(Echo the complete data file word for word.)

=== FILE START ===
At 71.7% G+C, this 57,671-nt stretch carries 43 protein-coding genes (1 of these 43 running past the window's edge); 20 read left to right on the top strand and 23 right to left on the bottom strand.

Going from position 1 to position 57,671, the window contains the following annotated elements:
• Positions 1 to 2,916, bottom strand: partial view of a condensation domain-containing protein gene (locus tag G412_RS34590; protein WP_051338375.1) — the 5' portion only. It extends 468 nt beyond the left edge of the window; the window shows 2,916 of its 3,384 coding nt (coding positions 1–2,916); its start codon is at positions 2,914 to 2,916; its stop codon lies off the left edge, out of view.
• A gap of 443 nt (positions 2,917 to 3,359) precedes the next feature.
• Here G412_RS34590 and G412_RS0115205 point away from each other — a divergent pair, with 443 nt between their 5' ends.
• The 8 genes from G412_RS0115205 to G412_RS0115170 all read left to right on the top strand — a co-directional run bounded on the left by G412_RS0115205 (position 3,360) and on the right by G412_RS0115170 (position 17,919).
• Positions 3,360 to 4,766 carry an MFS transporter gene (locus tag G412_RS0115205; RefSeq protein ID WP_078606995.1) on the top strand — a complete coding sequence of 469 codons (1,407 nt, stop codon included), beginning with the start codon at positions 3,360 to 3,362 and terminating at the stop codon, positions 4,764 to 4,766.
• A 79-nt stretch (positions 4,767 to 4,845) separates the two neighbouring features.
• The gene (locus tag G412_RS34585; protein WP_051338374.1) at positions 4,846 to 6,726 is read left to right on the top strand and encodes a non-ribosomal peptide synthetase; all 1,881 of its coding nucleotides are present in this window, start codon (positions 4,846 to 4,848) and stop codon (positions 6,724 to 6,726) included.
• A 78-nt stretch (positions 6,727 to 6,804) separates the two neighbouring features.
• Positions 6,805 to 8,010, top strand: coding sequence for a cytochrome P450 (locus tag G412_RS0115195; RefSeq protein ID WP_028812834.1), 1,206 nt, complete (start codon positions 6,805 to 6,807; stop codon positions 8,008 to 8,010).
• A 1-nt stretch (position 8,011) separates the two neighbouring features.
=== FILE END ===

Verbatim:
At 71.7% G+C, this 57,671-nt stretch carries 43 protein-coding genes (1 of these 43 running past the window's edge); 20 read left to right on the top strand and 23 right to left on the bottom strand.

Going from position 1 to position 57,671, the window contains the following annotated elements:
• Positions 1 to 2,916, bottom strand: partial view of a condensation domain-containing protein gene (locus tag G412_RS34590; protein WP_051338375.1) — the 5' portion only. It extends 468 nt beyond the left edge of the window; the window shows 2,916 of its 3,384 coding nt (coding positions 1–2,916); its start codon is at positions 2,914 to 2,916; its stop codon lies off the left edge, out of view.
• A gap of 443 nt (positions 2,917 to 3,359) precedes the next feature.
• Here G412_RS34590 and G412_RS0115205 point away from each other — a divergent pair, with 443 nt between their 5' ends.
• The 8 genes from G412_RS0115205 to G412_RS0115170 all read left to right on the top strand — a co-directional run bounded on the left by G412_RS0115205 (position 3,360) and on the right by G412_RS0115170 (position 17,919).
• Positions 3,360 to 4,766 carry an MFS transporter gene (locus tag G412_RS0115205; RefSeq protein ID WP_078606995.1) on the top strand — a complete coding sequence of 469 codons (1,407 nt, stop codon included), beginning with the start codon at positions 3,360 to 3,362 and terminating at the stop codon, positions 4,764 to 4,766.
• A 79-nt stretch (positions 4,767 to 4,845) separates the two neighbouring features.
• The gene (locus tag G412_RS34585; protein WP_051338374.1) at positions 4,846 to 6,726 is read left to right on the top strand and encodes a non-ribosomal peptide synthetase; all 1,881 of its coding nucleotides are present in this window, start codon (positions 4,846 to 4,848) and stop codon (positions 6,724 to 6,726) included.
• A 78-nt stretch (positions 6,727 to 6,804) separates the two neighbouring features.
• Positions 6,805 to 8,010, top strand: coding sequence for a cytochrome P450 (locus tag G412_RS0115195; RefSeq protein ID WP_028812834.1), 1,206 nt, complete (start codon positions 6,805 to 6,807; stop codon positions 8,008 to 8,010).
• A 1-nt stretch (position 8,011) separates the two neighbouring features.